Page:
All measurements were carried out at room temperature using a potentiostat (Biologic VMP3) with a three-electrode electrochemical cell. Rotating disk electrode (RDE) and rotating ring disk electrode (RRDE) measurements were performed on an RRDE-3A (ALS Co., Ltd) system. We used an interchangeable glassy carbon (GC) disk electrode with a 4 mm diameter (area ∼0.125 cm2) as the working electrode, a platinum (Pt) wire as the counter electrode, and Hg/HgO (1 M NaOH) as the reference electrode. The potential of the reference electrode (Hg/HgO, 1 M NaOH) in 0.1 M KOH shifts to 0.870 V vs. The reversible hydrogen electrode (RHE) based on our calculations, which is in agreement with the value reported in the literature.11 For the RRDE measurements we used a Pt ring (2 mm)/GC disk (4 mm) electrode. The GC disk was mechanically polished to achieve a mirror-like finish on the top surface of the electrode. Finally the GC electrode was sonicated in ultrapure water, ethanol, and then again in ultrapure water and dried at room temperature before applying the catalyst ink.

Linear sweep voltammetry (LSV) measurements were performed in O2-saturated 0.1 M KOH solutions at a scan rate of 10 mV s−1. LSVs were measured using forward and backward currents to confirm the reversibility of the catalysts (ESI Fig. S3). Further stability experiments were conducted by cycling α-Mn2O3 prisms 300-times (ESI Fig. S4). The cycled particles under OER (0.87 V to 2.07 V vs. RHE) or ORR (0.17 V to 0.87 V vs. RHE) were imaged using scanning TEM (STEM) in annular dark field mode. The STEM images show that the particles begin to roughen under both conditions, but that the overall shape of the particles remains unchanged and that reactions occur near the surface (ESI Fig. S5). HRTEM measurements taken from the edge of the OER-exposed prisms match well the {200} lattice spacing of MnOx-like birnessite. For the samples cycled under ORR conditions we observed 0.288 nm spacings characteristic of the {200} plane of Mn3O4 (ESI Fig. S5). The CV experiments were conducted in O2 and N2-saturated 0.1 M KOH solution typically at a scan rate of 50 mV s−1. In N2-saturated 0.1 M KOH at 50 mV s−1, we observed an oxidation feature at 0.89 V which is associated with the oxidation of MnIII2O3 to MnIVO2, whereas the cathodic current peak at 0.67 V is the reverse reaction corresponding to reduction of MnIII2O3 to MnII,III3O4 (ESI Fig. S6).19 The comparison of CV of the GC electrode and α-Mn2O3 proves the improvement of the conductivity of this sample (ESI Fig. S6). RDE measurements were performed at rotation rates varying from 500 to 3000 rpm depending on the measurement, with the scan rate of 10 mV s−1. RDDE measurements were carried out at 2000 rpm rotation rate with the scan rate of 10 mV s−1.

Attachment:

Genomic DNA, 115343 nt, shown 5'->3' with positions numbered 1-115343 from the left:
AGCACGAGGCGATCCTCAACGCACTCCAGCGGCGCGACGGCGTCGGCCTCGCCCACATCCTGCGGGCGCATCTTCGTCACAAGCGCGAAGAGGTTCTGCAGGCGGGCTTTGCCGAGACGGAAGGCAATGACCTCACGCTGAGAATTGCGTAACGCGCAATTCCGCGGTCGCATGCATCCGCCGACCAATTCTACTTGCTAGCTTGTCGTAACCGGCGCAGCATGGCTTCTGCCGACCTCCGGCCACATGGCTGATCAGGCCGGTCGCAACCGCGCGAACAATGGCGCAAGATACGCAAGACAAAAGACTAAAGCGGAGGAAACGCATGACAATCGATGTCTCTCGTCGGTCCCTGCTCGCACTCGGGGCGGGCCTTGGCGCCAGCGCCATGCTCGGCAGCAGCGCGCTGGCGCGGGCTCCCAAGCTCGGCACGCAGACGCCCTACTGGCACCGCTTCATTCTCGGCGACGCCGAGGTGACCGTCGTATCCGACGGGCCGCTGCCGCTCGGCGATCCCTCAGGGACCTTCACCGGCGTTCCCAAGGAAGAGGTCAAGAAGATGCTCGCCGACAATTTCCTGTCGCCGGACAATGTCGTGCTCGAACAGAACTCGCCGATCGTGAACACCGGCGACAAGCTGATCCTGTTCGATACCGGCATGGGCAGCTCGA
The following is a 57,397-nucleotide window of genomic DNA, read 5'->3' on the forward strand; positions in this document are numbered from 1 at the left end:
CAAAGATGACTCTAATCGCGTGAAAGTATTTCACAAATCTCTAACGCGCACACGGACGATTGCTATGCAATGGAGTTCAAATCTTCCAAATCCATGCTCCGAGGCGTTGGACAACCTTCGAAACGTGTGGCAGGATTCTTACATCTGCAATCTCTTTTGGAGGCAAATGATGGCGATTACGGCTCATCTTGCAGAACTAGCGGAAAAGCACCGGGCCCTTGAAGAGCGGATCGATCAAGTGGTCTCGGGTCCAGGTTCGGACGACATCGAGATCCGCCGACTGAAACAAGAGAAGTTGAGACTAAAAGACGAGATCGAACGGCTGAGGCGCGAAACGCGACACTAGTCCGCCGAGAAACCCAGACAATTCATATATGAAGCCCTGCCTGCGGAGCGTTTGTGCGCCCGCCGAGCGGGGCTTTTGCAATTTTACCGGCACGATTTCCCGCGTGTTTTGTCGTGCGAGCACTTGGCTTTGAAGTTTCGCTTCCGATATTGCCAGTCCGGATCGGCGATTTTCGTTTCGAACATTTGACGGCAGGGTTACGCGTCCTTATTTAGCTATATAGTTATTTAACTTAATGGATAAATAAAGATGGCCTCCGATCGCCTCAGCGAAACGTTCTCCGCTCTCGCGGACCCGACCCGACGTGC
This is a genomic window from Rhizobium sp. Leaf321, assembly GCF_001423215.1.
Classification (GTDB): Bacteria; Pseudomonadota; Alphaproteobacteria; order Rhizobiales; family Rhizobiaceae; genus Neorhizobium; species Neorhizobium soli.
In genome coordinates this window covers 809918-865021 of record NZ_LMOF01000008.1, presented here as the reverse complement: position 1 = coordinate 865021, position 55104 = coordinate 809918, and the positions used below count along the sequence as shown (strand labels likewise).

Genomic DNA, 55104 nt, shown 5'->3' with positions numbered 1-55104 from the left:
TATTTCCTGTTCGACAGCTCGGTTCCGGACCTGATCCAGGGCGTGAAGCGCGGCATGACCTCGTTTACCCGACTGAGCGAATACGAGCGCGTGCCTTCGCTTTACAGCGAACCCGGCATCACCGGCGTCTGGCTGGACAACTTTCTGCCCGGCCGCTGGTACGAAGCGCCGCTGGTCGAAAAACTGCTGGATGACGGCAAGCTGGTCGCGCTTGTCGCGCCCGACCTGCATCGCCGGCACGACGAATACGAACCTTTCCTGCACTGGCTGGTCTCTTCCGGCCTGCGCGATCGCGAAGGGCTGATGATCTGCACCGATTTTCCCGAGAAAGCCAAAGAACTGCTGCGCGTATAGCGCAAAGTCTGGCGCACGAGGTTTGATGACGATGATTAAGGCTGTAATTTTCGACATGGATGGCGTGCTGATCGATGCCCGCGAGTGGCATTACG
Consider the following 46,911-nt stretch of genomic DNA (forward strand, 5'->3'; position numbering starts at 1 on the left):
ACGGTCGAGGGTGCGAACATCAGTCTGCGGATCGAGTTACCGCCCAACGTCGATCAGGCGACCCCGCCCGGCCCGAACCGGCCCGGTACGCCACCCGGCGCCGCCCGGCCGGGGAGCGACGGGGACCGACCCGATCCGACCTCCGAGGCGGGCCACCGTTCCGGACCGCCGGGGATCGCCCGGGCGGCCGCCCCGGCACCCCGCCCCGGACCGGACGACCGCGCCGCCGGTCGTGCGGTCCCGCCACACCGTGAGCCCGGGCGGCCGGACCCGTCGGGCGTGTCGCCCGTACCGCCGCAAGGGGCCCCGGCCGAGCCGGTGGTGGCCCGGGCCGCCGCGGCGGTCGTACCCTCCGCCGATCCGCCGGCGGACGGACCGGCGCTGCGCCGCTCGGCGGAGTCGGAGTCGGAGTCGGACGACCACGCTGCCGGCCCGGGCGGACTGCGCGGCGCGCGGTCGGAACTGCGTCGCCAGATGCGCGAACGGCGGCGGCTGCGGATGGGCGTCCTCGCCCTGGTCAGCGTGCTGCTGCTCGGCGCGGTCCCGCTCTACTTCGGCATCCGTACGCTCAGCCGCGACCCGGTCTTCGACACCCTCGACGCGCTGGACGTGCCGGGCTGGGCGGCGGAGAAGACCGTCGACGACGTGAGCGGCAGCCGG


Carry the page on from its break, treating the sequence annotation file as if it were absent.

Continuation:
Results and discussion

Using dissolution and “cation-bridging” to form α-Mn2O3 prisms